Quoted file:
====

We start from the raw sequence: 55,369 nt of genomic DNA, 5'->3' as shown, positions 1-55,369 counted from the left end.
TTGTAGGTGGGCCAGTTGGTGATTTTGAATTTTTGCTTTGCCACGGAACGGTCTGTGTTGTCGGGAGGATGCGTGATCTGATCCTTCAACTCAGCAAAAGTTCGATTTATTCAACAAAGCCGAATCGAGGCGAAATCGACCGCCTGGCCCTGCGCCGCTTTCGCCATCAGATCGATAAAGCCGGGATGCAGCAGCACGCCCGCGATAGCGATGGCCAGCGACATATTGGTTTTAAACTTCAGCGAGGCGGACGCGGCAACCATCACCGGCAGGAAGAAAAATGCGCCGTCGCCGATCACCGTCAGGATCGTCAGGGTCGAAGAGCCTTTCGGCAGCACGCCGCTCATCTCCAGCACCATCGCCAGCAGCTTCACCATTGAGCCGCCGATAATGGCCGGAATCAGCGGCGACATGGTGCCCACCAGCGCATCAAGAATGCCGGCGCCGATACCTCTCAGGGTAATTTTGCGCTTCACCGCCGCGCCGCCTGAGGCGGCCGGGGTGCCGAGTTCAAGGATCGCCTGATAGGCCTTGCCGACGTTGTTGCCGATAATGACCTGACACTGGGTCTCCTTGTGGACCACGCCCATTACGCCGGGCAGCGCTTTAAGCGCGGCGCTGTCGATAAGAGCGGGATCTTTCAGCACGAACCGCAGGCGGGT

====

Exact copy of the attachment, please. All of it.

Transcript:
We start from the raw sequence: 55,369 nt of genomic DNA, 5'->3' as shown, positions 1-55,369 counted from the left end.
TTGTAGGTGGGCCAGTTGGTGATTTTGAATTTTTGCTTTGCCACGGAACGGTCTGTGTTGTCGGGAGGATGCGTGATCTGATCCTTCAACTCAGCAAAAGTTCGATTTATTCAACAAAGCCGAATCGAGGCGAAATCGACCGCCTGGCCCTGCGCCGCTTTCGCCATCAGATCGATAAAGCCGGGATGCAGCAGCACGCCCGCGATAGCGATGGCCAGCGACATATTGGTTTTAAACTTCAGCGAGGCGGACGCGGCAACCATCACCGGCAGGAAGAAAAATGCGCCGTCGCCGATCACCGTCAGGATCGTCAGGGTCGAAGAGCCTTTCGGCAGCACGCCGCTCATCTCCAGCACCATCGCCAGCAGCTTCACCATTGAGCCGCCGATAATGGCCGGAATCAGCGGCGACATGGTGCCCACCAGCGCATCAAGAATGCCGGCGCCGATACCTCTCAGGGTAATTTTGCGCTTCACCGCCGCGCCGCCTGAGGCGGCCGGGGTGCCGAGTTCAAGGATCGCCTGATAGGCCTTGCCGACGTTGTTGCCGATAATGACCTGACACTGGGTCTCCTTGTGGACCACGCCCATTACGCCGGGCAGCGCTTTAAGCGCGGCGCTGTCGATAAGAGCGGGATCTTTCAGCACGAACCGCAGGCGGGT